No, he was happy.
He had met a young woman and was very much in love.
- Was this Danulka? - That's right.
You wouldn't know her surname? I'm afraid not.
- But she was Czech, though? Right? - Yes.
They met when she came to Strasbourg as part of a trade delegation.
Karl wrote to me that they hoped to marry in the summer.
I know he'd recently moved to Bavaria, but where was he from originally? Prenzlauer Berg -- Berlin.
It's on the other side of the Wall now, alas.
Was there anyone else in Oxford he was close to at the time? He had a girl in Headington.
On Sebastopol Terrace.
What number? I'm afraid I never met her.
"Samantha" was her name.
Smith or Samantha Jones or Brown or something.
And he was good friends with Professor Richmond, of course.
- Alexander Richmond? - That's right.
You know him? Excuse me, sir.
I'm looking for Professor Richmond's rooms.
- Stair J, sir.
- Thank you.
Somebody called the gatehouse Friday afternoon.
A Karl Pfuscher.
- I'd like to know who he was calling.
- What time, sir? It was about twenty-past four.
- I'll check the duty log, sir.
- Perfect, thank you.
Come.
Professor Richmond? Er, it's erm - Morse.
- Of course.
Good heavens.
Didn't you partner me at the Traveller's once? - Once, yes.
- Yes -- not a bad "dummy".
Lost the grand slam in the final rubber, I remember.
The bid was four no trump, and you answered aces, wasn't it? I couldn't say.
Yes.
Your mistake, you see.
Four no trump is not always Blackwood.
Well, this is a pleasant surprise.
- Sherry? - I won't.
Actually, I'm here on official business.
I'm with Thames Valley Police.
A Detective Sergeant.
Oh, I see.
I wanted to ask you about Karl Pfuscher.
A German student.
- He came up in '58.
- Oh, you flatter me.
I'm lucky if I can remember last term, never mind the best part of ten years ago.
Well, you remembered me.
Uh, I remembered the game.
Well, I can show you a photograph.
Perhaps that would help.
No.
I'm afraid not.
Why? What is all this about? Well, if you don't remember, it doesn't much matter.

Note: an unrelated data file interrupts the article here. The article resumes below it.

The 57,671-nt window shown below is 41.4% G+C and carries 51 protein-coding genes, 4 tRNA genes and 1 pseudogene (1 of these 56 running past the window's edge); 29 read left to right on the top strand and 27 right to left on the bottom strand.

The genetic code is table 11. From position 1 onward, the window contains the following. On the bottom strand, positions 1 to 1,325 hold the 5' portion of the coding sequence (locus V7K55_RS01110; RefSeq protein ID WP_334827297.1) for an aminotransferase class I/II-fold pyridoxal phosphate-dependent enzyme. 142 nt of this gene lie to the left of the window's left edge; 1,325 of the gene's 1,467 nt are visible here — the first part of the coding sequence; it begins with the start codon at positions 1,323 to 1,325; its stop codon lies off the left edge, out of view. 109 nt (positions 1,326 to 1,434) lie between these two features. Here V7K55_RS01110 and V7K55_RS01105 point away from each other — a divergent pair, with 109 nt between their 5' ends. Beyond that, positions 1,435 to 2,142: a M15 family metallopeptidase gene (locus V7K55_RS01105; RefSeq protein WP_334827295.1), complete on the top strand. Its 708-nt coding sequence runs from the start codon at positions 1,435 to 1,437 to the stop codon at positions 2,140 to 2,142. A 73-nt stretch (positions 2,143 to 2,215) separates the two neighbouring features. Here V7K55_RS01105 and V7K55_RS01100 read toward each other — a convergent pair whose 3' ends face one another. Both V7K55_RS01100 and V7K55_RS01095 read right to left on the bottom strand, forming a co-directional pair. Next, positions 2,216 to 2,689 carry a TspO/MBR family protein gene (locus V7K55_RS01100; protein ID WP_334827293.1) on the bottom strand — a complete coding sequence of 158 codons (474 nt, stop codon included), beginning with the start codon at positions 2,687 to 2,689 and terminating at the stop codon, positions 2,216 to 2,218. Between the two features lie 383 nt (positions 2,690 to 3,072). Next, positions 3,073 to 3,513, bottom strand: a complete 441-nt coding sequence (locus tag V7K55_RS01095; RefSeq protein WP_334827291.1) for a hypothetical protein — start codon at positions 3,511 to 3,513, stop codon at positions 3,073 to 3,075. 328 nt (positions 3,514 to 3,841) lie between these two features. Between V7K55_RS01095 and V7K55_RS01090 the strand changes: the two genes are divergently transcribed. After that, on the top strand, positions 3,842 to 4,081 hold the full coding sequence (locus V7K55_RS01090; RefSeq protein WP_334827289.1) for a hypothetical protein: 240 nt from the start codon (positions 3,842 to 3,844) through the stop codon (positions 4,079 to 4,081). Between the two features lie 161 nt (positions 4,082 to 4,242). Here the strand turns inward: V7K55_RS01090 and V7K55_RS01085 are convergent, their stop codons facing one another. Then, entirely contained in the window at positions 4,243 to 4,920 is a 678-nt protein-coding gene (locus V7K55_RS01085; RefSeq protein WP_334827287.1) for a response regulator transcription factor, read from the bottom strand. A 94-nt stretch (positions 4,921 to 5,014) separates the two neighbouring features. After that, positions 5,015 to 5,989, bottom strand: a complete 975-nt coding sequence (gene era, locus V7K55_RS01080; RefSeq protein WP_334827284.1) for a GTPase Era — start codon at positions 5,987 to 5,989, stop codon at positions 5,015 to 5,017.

I'm sorry to have troubled you.
I've checked the duty log for Friday, sir.
No messages that afternoon.
Oh.
Oh, thank you.
Thank you for checking.
Not at all, sir.
Anything we can do to help the boys in blue.
Morse.
Hello? 'You've been asking about Karl Pfuscher.
- Who's this? - 'I might be able to help you - if you fancy a trip to London.
- Help me how? 'Museum Tube.
Six o'clock.
'You got that? Yes, I've got that.
'Oh, and and wear an evening suit.
What? Hello? Hello? Tickets! Thank you.
Thank you.
Thank you.
It's Morse, isn't it? Singleton.
- Who are you? - I told you.
I'm Singleton.
Is that your real name? If you were important enough to lie to, you'd probably be dead already.
- Where are you going? - You like music, don't you? - What's with all the pantomime? - Pantomime? Bringing me down to London.
All this.
Two old friends going to see a concert? - But we're not old friends.
- And we're not going to see a concert.
Are we being followed? Spot of supper, don't you think? With Special Branch having taken the international business off our hands, we can turn our attention back upon this Ames character.
What's the latest development? Nothing much to add since the last briefing, sir.
Jim? We've braced all potential associates and regular informants, sir -- particularly amongst the coloured community -- but so far there hasn't been a peep.
Where's Morse? He generally has something to contribute.
Pursuing inquiries, sir.
Good God! It's a machete-wielding West Indian with a distinctive facial scar we're trying to find.
In Oxford! It's not the Scarlet Pimpernel! - No, sir.
- We must redouble our efforts.
All of us.
Division want him found.
And sooner rather than later.
Certainly not before another piece of his bloody handiwork ends up on Dr DeBryn's mortuary table! Very well.
Carry on! I bear grave news.
The chicken pie is off.
I call that a very bad show.
Morse.
Louis.
Louis.
Morse.
You've 30 seconds to tell me who you are and what you want, or I'm leaving.
We're Wardens in Ordinary attached to St Peter ad Vincula.
St Peter in Chains? That's a chapel at the Tower.
- Thomas More is buried there.